Posted by: knitknigel | May 14, 2009

Let the Camino Be Your Guide

Two days ago I had a nice walk to Los Arcos. The weather was good, and the route was not too hilly. I had a good lunch in the pueblo and then relaxed with my knitting in the garden of the Albergue. All was good. Then, I decided to check my notes for the next stage of the walk to Logroño. I pulled out my pack, unzipped the pocket where I keep all my guide information and …. nothing. It wasn´t there. I panicked, but looked though the rest of my pack. NOTHING. Oh, my god! NOTHING. My camino bibles were gone, the book from the confraternity in England, my guide by the Vancouver couple, my book of maps, my extra maps of towns along the way, my guides to a couple of the cities, which Geordie had laboriously copied for me.

What to do? Well, like Elizabeth Smart, I sat down and wept. I had no idea what I could do now. I´m in the middle of northern Spain with no guide. Pulling myself together, I phoned Geordie, who didn´t answer his phone (he was sleeping!). Then I discovered that I was sitting outside the public library so I went in and took over a computer. I found the website where one can at least develop a daily itinerary of the route, and a contour map of the route with the elevations. Then, after lots of worry, and searching for the librarian, I finally was able to print the pages. And didn´t have to pay – aren´t libraries wonderful?

Geordie called and after some discussion we decided that I would continue on my route, looking for a book, and he would meet me in Burgos, four days away. Maybe I would take a bus and get there early.

So the next morning, I took off, with just my printed list of towns and distances and my contour map, and made it to Los Arcos. In the morning I had panicked myself because now I couldn´t find my wallet, but finally I realized I was sitting on it. But my pen was missing so I didn´t get to record my distances. Somebody in the Estella library now has a really nice pen to write notes with. I bought another in Logroño for 1 Euro.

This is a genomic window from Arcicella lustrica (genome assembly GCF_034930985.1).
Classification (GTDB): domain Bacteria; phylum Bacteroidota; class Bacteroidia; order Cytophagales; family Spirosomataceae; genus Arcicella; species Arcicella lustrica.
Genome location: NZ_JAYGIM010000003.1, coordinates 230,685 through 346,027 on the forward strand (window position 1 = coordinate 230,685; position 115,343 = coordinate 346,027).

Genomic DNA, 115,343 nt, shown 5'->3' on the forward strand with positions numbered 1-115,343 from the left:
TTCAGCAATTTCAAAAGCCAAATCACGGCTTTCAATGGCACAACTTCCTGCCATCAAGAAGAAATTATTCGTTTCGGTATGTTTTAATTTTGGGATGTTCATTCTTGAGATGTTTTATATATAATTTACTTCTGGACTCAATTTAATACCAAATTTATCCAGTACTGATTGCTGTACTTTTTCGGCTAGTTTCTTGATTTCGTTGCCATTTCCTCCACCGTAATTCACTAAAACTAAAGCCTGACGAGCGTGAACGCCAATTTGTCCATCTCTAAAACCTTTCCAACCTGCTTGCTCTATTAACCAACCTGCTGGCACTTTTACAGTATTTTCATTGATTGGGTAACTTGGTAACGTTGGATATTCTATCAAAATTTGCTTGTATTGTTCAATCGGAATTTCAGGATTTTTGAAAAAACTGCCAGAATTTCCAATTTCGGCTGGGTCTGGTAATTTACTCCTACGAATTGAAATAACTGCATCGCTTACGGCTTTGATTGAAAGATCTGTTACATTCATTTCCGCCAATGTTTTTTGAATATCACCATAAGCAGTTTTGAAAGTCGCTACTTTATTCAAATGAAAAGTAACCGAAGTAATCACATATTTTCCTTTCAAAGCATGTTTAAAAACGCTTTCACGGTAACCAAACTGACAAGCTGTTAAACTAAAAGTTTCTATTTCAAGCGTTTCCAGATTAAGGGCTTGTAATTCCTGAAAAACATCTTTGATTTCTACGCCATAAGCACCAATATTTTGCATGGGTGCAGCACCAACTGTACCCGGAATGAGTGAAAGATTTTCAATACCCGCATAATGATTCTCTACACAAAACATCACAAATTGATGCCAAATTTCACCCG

But I made it, following the yellow arrows of the camino and the people ahead of me. I walked alone for lots of the time, but always the camino was with me – the yellow arrows beckoning me on.

Today I had a guide. I found a book in Logroño too with the route shown and described. I have a copy of the same book at home, but this is at least the 2007 edition. It worked fine. Phew.

I wish my feet were working so well. I had blisters on my heels which I pierced with my needle last night, but managed to upset my bottle of iodine and it took some doing to clean that up. I put some bandages on those blisters, and used Compeed on the small new blisters developing on the pads of flesh below my big toes. Walking today was a little like torture. I discovered that I preferred walking uphill. Walking downhill I put all my weight on those two blistered spots and it was agony. Even with 600 mg of Ibuprofen.

But, I walked 29.4 kilometers today – the longest day yet. It took seven hours and when I arrived at the albergue they weren´t even open. I arrived at 2:15 and they opened at 3:00 pm – a few unhappy pilgrims, since they all wanted showers and some food.

I walked for two hours with a woman from Madrid. She talked at me in Spanish for the whole time. I think I understood about 1/3 of it, but I nodded a lot. She was a great companion, we had a very similar pace although she was walking without a pack – she´d sent it on ahead in a taxi, because it was too big. She smoked too, like many of the pilgrims – how do they do it?

In Navarette we stopped and had a great caffe con leche, and we both bought bocadillas (sandwiches). Hers was ham and cheese, while mine was tortilla española, but we split them. They were delicious. And I had an extra coffee.